It's ridiculous to believe that Weymouth occupies some clean room at Post headquarters at 15th and L Streets, leaving the editorial team uncontaminated with her views. Indeed, Kurtz quotes Weymouth as saying that although she had not read Mendelsohn's piece, she had, in her words, "used it as an example" with editors "of the kind of fare we should be moving away from." If citing a specific piece that you haven't read as the kind of piece the Post shouldn't run isn't interfering, intervening, and intruding, what is?

Kurtz really gets the goods on Weymouth when he reports that "Weymouth has been telling editors that there have been too many stories similar to the one last November about a 13-year-old dwarf undergoing surgery to lengthen her legs." (Is Weymouth trying to say that she's imposing a limb quota at the Post?)

Every editor and reporter wants a publisher who dips his hands into the editorial process—as long as the dipping is positive. They want to hear "attaboy" and "attagirl" from the publisher and receive pats on the back every time they do extraordinary work. The newsroom hangs on every word spoken, every gesture made by the publisher, especially at a paper like the Post that is controlled by Weymouth and the other heirs to the fortune of Eugene Meyer, the financier who purchased the paper at a bankruptcy auction in 1933.

For that reason, a boss needs to be careful when he tells a random guy in the lunchroom that he likes ketchup on his hot dogs lest an executive overhear him and ban mustard from the premises. If a boss wants mustard prohibited, he should say so unequivocally. Otherwise, he should just order his hot dog, eat it, and shut up.

Weymouth is obviously still learning on the job, which has become as painful for me as it must be for her. A newspaper is not a symposium, especially a newspaper that's part of a division that lost $143 million in the first six months of 2009. One of the things she's got to learn is that she can't have it both ways. She can't pretend that the newsroom floats in its own accountable-only-to-Brauchli ether at the same time she is telling editors (plural) enough with dwarf-leg stories.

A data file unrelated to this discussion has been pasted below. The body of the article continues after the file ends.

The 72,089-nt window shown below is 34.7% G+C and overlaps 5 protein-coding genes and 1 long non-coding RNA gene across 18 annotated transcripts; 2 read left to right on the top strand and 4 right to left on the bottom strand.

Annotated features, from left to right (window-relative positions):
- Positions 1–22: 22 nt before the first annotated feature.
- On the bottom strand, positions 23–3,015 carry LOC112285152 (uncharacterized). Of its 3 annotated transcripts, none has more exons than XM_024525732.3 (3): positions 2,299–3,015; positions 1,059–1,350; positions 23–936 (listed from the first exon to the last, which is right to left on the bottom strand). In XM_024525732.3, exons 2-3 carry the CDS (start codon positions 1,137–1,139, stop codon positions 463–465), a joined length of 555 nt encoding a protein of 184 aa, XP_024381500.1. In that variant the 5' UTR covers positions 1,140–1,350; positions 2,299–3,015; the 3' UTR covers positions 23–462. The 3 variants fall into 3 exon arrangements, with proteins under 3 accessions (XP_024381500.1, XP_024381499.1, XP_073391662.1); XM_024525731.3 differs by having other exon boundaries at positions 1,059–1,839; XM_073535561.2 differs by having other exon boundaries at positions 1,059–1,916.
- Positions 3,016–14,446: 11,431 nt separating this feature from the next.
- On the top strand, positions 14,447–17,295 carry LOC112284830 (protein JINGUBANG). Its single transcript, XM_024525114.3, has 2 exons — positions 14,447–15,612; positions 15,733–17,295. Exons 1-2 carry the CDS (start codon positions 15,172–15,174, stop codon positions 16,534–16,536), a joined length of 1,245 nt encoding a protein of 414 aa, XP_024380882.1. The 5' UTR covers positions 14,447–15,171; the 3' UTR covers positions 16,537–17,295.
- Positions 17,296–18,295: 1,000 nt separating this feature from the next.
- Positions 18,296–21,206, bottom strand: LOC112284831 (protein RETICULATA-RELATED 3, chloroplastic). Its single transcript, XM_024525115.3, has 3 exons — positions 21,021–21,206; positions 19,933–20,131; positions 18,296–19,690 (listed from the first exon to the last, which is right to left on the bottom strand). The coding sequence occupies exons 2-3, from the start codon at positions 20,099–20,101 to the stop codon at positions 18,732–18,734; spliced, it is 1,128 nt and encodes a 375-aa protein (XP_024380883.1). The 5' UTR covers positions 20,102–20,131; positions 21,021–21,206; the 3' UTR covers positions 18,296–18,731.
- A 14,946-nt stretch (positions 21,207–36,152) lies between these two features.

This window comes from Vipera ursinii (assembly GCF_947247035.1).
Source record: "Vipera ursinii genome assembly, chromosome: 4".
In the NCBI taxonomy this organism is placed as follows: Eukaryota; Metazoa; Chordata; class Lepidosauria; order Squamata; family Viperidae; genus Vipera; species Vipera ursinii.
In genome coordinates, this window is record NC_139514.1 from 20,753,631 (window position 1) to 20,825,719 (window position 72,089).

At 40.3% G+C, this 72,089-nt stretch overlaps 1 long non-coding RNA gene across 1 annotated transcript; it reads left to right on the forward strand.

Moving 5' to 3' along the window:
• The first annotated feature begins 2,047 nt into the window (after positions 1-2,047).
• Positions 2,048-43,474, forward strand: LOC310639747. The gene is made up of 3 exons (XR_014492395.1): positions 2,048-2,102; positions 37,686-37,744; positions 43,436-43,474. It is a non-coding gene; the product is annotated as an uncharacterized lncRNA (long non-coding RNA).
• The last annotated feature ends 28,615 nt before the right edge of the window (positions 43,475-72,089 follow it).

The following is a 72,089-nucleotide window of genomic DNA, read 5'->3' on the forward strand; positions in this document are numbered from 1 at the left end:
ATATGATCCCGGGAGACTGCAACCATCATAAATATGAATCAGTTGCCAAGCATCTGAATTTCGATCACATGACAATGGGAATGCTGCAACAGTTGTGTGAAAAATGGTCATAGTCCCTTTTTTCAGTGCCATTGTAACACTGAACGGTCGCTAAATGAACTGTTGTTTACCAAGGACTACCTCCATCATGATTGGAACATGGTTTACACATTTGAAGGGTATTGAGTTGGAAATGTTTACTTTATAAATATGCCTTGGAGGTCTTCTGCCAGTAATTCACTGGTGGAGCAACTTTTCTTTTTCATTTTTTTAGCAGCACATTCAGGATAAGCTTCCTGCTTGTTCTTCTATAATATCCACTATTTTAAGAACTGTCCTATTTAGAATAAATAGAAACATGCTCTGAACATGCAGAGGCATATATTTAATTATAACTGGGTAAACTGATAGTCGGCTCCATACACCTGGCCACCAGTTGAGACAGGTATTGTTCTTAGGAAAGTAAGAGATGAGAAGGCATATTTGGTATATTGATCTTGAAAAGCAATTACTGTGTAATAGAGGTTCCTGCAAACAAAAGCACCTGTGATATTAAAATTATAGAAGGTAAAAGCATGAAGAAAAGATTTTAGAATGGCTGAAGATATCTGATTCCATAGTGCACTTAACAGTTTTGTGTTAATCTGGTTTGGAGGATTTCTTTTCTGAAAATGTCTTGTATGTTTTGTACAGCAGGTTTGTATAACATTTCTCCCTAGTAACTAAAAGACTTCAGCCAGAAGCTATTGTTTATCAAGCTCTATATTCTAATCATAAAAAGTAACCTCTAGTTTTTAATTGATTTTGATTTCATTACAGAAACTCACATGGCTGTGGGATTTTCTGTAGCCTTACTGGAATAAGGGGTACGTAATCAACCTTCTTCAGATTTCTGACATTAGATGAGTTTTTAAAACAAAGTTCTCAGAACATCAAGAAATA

Like it or not, the ultimate editorial hand is the publisher, which makes it absolutely vital that the right person hold the job.

Addendum, 5:55 p.m.: Don't miss Erik Wemple's take on the controversy in Washington City Paper.

******

That snappy ketchup-and-mustard line was contributed by Slate politics editor Michael Newman, who provides interference for my best work. If you feel like interfering, send e-mail to slate.pressbox@gmail.com or subscribe to my limb-centric Twitter feed. (E-mail may be quoted by name in "The Fray," Slate's readers' forum; in a future article; or elsewhere unless the writer stipulates otherwise. Permanent disclosure: Slate is owned by the Washington Post Co.)

Track my errors: This hand-built RSS feed will ring every time Slate runs a "Press Box" correction. For e-mail notification of errors in this specific column, type Mendelsohn in the subject head of an e-mail message, and send to slate.pressbox@gmail.com.

Jack Shafer was Slate's editor at large. You can follow him on Twitter or email him at Shafer.Reuters@gmail.com.